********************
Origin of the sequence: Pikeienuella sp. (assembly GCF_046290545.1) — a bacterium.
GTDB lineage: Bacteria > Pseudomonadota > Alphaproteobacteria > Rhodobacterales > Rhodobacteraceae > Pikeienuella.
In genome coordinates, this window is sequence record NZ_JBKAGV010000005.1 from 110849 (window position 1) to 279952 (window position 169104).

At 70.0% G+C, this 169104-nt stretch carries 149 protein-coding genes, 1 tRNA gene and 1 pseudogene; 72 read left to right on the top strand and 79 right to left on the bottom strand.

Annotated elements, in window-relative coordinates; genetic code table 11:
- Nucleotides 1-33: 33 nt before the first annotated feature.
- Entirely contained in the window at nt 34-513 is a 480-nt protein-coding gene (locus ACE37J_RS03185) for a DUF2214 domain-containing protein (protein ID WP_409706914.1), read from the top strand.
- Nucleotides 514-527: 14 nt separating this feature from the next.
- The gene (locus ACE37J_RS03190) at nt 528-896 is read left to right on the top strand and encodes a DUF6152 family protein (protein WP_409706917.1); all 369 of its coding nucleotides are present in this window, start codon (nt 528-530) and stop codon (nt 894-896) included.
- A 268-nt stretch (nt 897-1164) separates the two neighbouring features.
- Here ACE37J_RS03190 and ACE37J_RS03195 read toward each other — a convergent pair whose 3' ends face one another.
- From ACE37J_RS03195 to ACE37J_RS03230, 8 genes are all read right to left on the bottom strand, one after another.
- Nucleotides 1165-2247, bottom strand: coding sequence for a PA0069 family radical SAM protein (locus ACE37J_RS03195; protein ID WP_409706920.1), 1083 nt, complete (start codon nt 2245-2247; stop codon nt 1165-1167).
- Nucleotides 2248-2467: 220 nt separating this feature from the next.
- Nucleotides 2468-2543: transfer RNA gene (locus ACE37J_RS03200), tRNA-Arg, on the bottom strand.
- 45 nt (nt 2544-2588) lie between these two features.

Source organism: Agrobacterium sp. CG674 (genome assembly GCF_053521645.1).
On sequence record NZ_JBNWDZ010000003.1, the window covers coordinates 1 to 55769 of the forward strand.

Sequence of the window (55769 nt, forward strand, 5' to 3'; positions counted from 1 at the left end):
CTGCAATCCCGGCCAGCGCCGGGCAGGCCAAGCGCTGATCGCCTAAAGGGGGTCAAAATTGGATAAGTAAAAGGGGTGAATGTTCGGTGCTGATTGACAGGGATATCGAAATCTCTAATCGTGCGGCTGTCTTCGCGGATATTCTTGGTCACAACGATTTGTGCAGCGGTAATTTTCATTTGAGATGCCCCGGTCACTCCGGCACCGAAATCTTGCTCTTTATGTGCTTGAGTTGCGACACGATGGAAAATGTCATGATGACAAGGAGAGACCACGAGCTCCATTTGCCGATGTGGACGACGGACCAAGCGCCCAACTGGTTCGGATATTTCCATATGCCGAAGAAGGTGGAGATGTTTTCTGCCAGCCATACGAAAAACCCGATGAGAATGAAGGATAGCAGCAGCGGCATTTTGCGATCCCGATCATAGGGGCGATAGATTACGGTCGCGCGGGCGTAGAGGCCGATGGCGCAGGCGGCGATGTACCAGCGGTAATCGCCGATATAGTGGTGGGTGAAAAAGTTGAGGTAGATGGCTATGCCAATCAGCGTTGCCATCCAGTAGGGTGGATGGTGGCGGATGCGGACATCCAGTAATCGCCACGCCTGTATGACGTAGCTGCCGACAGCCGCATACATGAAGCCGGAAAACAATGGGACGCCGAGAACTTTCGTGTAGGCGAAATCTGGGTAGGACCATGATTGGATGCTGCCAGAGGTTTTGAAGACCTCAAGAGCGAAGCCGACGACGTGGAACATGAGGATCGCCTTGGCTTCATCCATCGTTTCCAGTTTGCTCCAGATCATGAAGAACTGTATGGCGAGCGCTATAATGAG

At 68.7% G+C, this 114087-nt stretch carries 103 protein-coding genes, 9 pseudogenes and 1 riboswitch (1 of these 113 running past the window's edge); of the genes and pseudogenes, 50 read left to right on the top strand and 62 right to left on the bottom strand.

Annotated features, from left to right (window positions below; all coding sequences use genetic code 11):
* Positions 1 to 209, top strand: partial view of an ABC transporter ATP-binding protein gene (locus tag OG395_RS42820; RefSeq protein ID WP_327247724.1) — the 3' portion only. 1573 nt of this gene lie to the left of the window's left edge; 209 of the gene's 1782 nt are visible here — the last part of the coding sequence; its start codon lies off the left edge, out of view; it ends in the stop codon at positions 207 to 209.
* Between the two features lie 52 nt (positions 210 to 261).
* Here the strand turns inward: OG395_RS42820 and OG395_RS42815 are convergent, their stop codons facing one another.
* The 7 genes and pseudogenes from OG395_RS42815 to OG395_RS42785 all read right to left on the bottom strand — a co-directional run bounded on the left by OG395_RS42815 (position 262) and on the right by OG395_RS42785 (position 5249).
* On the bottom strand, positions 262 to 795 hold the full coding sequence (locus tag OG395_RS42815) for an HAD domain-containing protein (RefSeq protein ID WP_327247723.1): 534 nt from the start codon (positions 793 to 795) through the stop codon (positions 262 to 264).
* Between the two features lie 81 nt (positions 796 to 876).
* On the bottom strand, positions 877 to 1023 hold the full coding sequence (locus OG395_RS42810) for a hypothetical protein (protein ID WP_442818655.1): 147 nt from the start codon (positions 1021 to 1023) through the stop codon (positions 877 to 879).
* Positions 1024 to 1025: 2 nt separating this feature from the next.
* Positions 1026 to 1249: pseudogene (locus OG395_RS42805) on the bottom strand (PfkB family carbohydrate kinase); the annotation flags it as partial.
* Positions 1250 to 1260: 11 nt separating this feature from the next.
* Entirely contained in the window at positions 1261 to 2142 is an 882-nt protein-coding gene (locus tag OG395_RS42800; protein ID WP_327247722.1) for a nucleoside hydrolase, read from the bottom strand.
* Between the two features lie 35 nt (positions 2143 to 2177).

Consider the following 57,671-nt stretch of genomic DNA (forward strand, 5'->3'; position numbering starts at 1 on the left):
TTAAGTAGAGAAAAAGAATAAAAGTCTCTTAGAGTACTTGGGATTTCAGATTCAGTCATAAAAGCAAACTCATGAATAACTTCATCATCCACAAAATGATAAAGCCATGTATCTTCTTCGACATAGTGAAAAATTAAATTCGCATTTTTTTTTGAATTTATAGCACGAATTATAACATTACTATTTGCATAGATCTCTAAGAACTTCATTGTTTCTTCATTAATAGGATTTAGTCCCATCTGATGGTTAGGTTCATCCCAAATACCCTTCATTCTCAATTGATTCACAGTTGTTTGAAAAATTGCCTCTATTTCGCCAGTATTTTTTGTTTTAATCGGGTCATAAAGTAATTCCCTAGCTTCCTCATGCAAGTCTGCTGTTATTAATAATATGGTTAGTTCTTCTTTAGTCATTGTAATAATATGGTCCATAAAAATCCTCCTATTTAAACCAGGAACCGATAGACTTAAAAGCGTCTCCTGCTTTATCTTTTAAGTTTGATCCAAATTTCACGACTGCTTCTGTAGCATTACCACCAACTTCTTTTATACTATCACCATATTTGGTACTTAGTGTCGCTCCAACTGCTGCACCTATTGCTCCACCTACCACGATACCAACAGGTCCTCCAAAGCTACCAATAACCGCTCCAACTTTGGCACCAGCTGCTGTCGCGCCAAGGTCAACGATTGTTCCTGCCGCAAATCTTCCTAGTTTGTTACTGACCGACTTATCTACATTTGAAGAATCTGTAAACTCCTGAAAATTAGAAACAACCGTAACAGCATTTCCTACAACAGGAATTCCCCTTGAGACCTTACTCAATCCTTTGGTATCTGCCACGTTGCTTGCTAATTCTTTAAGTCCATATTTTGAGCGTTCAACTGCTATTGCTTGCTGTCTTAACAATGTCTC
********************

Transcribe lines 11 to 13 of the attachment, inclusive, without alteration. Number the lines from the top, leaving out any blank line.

- Here ACE37J_RS03190 and ACE37J_RS03195 read toward each other — a convergent pair whose 3' ends face one another.
- From ACE37J_RS03195 to ACE37J_RS03230, 8 genes are all read right to left on the bottom strand, one after another.
- Nucleotides 1165-2247, bottom strand: coding sequence for a PA0069 family radical SAM protein (locus ACE37J_RS03195; protein ID WP_409706920.1), 1083 nt, complete (start codon nt 2245-2247; stop codon nt 1165-1167).